8. I have a large family and I usually keep a big box of Bisquik on hand for biscuits, chicken and dumplings, pancakes, and chicken pot pie. This morning I was going to make biscuits and horror of horrors, my big (expensive!) box of Bisquik was full of weevils. Not wanting to make a trip to the store or spend so much on a new box, I did a Google search and found several recipes. I chose yours and the only change I made was to add some baking soda because I like the extra leavening. My biscuit recipe (5 C mix, 3/4 C buttermilk, 1/4 cup club soda, 1/2 C melted butter, 1 egg, 1 tsp salt, 2 Tbsp sugar baked at 450 12-14 mins) came out even better than when I use Bisquik. My sons declared then the best biscuits they’ve ever had. I never need to buy Bisquik again. Thank you so much for sharing this recipe!

    1. That’s awesome Tamara! I’ve saved your biscuit recipe too and will be giving it a try – but maybe in a smaller version 🙂

        1. You could try cutting the recipe in half as follows: 2-1/2 cups Bisquick, 1/3 cup buttermilk, 2 Tbl club soda, 4 Tbl melted butter, 1 egg, 1/2 tsp salt and 1 Tbl sugar. You might need just a bit more buttermilk as a 1/3 cup is not exactly half of 3/4 C. in the original recipe, but it’s close. I also just left the 1 egg in, same as in the original. I hope it turns out if you try it . . . I might give it a try too!

  9. Happy Holidays Bev!

    I just browsed through these tips on making your own Bisquick, as I needed some for a no crust egg quiche I’m making for tomorrow. I have Aunt Jemima pancake mix and was wondering if I could used that in place of the Bisquick?
    I know you can make pancakes out of Bisquick, but wasn’t sure if you could use pancake mix in place of Bisquick.
    I’m serving it for company, so I’ll make my own Bisquick for now.

    Thanks for your tips.

    1. A mixture like Bisquick has some kind of fat/shortening added to it, and also has some kind of leavening (like baking soda or powder) added to it. I think most pancake mixes have those two features as well so you should be able to substitute pancake mix in a pinch.

  10. have been looking for this for ever and my daughter is married and is low income with 2 children so any diy mixes packets ect. woruld so bee helpful for her and I will be shareing your page wither and her family it is great thanks

  11. i stumbled upon a great bisquick recipe for biscuits as follows. 2 cups bisquick, 1/2 cup sour cream, 1/2 cup 7 up and a 1/4 cup melted butter. put melted butter in a small baking dish, mix the remaining ingredients together in a bow. the mixture will be sticky. make balls of dough and place in pan of melted butter, evenly spaced apart. bake 400 for about 15 minutes. so good! and easy! will for sure use your recipe for this…

  12. Hi Beverly,
    Thanks for the recipe! I have a couple of off-topic questions for you- what font did you use for your jar label and did you make the label or purchase the labels and print them?
    Thanks so much!

    1. The label was made in the free photo editing software Picmonkey using the Overlock font. I uploaded a plain white square (that I made in Paint) to Picmonkey, then used one of the shapes in the Labels (which you find in the Overlay section) and then typed in the words for my label. Once I had it saved, I printed it off on a clear label that I bought at the office supply store. I bought the labels that are a 8.5×11 full sheet size that you cut down to any size you want. I was a little bummed, however, that the “clear” labels actually looked kind of frosted when they were stuck on glass.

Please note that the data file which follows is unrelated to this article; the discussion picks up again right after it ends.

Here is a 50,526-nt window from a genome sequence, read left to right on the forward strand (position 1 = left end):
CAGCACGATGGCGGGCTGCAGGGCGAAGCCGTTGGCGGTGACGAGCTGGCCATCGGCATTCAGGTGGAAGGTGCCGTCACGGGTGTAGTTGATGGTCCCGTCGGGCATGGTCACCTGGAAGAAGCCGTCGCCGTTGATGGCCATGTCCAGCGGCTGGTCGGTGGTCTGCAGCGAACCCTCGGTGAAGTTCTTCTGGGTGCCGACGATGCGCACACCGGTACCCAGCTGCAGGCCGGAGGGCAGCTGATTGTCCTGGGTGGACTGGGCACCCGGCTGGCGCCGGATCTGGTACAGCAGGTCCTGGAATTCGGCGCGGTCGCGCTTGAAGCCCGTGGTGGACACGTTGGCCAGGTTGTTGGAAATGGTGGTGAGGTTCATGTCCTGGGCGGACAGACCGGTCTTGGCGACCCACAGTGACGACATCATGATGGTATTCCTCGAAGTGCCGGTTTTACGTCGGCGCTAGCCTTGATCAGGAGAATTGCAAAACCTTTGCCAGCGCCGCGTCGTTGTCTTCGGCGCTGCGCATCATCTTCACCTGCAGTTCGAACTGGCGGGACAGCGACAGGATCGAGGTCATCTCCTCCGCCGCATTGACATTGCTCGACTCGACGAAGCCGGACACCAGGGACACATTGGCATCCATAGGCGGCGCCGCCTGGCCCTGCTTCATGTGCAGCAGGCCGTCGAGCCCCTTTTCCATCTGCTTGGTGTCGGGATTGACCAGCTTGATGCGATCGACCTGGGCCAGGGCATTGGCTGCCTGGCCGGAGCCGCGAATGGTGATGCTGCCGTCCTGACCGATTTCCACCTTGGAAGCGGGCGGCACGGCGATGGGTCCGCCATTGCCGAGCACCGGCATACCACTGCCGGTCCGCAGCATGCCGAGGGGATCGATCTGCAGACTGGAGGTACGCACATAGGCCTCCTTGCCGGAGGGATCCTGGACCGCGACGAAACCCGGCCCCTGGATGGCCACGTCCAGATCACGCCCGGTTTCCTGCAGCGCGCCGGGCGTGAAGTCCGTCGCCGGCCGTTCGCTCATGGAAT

1. This mixture is very shelf stable. I keep mine for several months at room temperature with no problems at all. However if you use butter instead of shortening, then you should keep it in the refrigerator where it will also keep for several months.

  13. Would you by chance know if a gluten free flour will work for your bisquick recipe? I know they now sell gluten free bisquick…expensive! I too am new reading your blog….thanks for ll the great info…love it!

  14. I wasted about an hour looking through every cookbook I owned trying to find a substitute for Bisquik baking mix. Yours is the best one I found on the internet. Bless you!

    1. Thanks, It has saved me a bundle and Its so great to make biscuits and my family’s fave coffee cake.

  15. Terrific blog, Beverly! I found you via Pinterest and am having a great time reading. I haven’t tried anything yet but I wanted to give some insight on Amber’s question. When you make this mix, check the date on your baking powder and be sure to use it by that date. I had poor results once making a tried-and-true scratch cornbread recipe, and then found my baking powder to be expired. Good luck to all!

  16. Hi! Just found your blog via Pinterest, and am keeping busy checking it out!
    Are there any recommendations on shelf life for this DIY bisquick?

    1. Nice to hear you are having fun looking around the site Amber! I have kept this DIY Bisquick for several months without any problems. After a few months we have usually used it up. All the ingredients are very shelf stable though. My “guesstimate” would be six months to a year of shelf life.

  17. I was checking out your Baking Mix post and I’m always looking for new ideas. I’ve been using a Quick Mix from the Utah State University Cooperative Extension website. It’s mix uses Canola Oil or Shortening and you don’t have to sift the mix and if you use Canola Oil you have to refrigerate but with shortening there is no refrigeration. To check it out type quick mix with canola oil.pdf in your search engine I use google and also check out quick mix with shortening.pdf.
    While viewing pay attention to the page numbers it will make it easier to follow and it also has recipes to try.

    extension.usu.edu/files/publications/publication/FNP_102.pdf

    https://extension.usu.edu/…/…

    Please read Article

    https://extension.usu.edu/fsne/files/uploads/…/february%20scoop.pdf

    Hope this helps

    1. I have not tried this with vegetable oil, but I would wonder if it would affect how the baked goods turn out. It would probably mix in OK and look about the same, but when you go to make biscuits or something, you might not get the same fluffiness or rise to the baked goods.

  18. I stumbled upon your blog today & have been gobbling up all the different posts. I recently made my own Bisquick and loved it. I used it just like the store bought stuff and we didn't notice a difference at all.

  19. Is Bisquick the same as Jiffy? I have been using up my Jiffy store lately. Their 'rich' pancakes….. I make up double batches and just freeze them. I also use the Jiffy recipe, slightly altered, for banana bread…. a total favorite! Jiffy for the topping on cobblers….terrific! I am starting on Bisquick, to use it up, today with a batch of pancakes. As soon as it is all used up I will switch to your formula. It will be fun to compare all three……
    Totally enjoy your site!

  20. Thank you for sharing this wonderful recipe.. just got a 5 lb bag of flour and ran out of bisquick..Know what I'm making today!!